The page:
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Monday, 27 October 2014 16:26

On Famous Jews And Packing

Written by  Rebecca Levin

Rebecca Levin

Harvey Milk. Judith Butler. Leonard Bernstein. Hell, even Peaches. There are, literally, scores of Jewish LGBT people across the globe. Famous or no, these LGBT Jews represent a significant portion of both the Jewish and LGBT populations. But our numbers aren't the only thing that make us amazing. Many, like the few listed above, are singers, conductors, politicians, philosophers, and actors. It always amazes me when I see just how many LGBT Jews there are, and what we can do.

And me? Well... I've been running around for the past hour and a half attempting to pack for the next two weeks.

In case you didn't read my first article, I'm going on A Wider Bridge's 2014 Israel Trip. Before that, I’m spending a few days in Boston with my brother. These next two weeks should be a time of celebration and of discovery. I am really excited for it all.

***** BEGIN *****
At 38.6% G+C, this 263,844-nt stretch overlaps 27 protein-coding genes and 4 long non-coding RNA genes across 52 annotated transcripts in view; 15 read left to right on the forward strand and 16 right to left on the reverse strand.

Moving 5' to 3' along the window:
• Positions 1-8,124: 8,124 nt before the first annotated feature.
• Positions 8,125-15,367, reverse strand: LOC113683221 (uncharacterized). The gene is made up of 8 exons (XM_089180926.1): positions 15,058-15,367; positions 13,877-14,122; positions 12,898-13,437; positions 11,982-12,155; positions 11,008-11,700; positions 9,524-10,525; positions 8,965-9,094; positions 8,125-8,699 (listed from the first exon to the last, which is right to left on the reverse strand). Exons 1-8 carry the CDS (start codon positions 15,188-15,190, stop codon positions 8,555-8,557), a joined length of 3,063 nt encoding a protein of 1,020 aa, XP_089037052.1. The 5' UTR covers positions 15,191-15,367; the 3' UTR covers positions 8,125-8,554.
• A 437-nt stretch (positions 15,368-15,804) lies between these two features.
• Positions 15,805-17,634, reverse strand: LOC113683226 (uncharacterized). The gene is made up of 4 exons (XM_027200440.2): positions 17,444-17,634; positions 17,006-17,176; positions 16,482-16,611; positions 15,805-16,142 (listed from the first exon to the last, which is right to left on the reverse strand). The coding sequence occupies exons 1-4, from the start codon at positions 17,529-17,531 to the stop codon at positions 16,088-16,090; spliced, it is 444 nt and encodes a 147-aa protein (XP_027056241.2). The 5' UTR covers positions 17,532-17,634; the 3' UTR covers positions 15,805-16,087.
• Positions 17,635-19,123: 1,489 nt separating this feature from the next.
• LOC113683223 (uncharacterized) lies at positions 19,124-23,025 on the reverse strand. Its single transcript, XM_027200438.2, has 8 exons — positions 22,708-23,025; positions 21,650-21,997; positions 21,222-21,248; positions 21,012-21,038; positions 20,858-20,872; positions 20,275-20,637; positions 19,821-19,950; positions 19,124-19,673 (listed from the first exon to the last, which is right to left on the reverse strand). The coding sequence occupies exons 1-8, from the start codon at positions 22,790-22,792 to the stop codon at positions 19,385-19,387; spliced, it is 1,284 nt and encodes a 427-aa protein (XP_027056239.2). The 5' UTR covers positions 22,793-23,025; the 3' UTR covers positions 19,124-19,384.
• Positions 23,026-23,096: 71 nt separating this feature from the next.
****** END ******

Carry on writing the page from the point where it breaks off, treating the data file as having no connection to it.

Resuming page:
Unfortunately, first, I have to get there.

Starting a journey is much easier said than done. Sure, once you get going, you can enjoy the ride. But the packing for said journey is a pain in my tuchus. There's loads to plan for - the weather, misplacing important items, how much money you'll spend - but not a whole lot you can do about any of it. Maybe that's why I hate packing so much... and why I am, consequently, sitting on the couch doing nothing while I should be running around like a chicken with its head cut off.

Don't get me wrong, I am definitely not looking a gift horse in the mouth. I am very much looking forward to rediscovering my Jewish and LGBT identities. I guess I just don't like the feeling of not knowing what to expect. Sure, we have an itinerary, but we can't plan the weather. I can't plan my interactions with people in Israel. And I certainly can';t plan my way into marrying an Israeli woman (or can I? Hmmm...). That's what I don't like about packing, I think. The uncertainty. And the laundry.

Even so, as I sift through mounds of newly washes shirts, pants, and even dresses in an attempt to find every queer item of clothing that I own, I can't help but feel excited for the journey that lies ahead. No matter how I look at it, this is sure to be one hell of a ride.


Lezbelib is the online magazine that helps LGBTQ+ women to stay updated with entertaining blogs and breaking news about LGBT rights.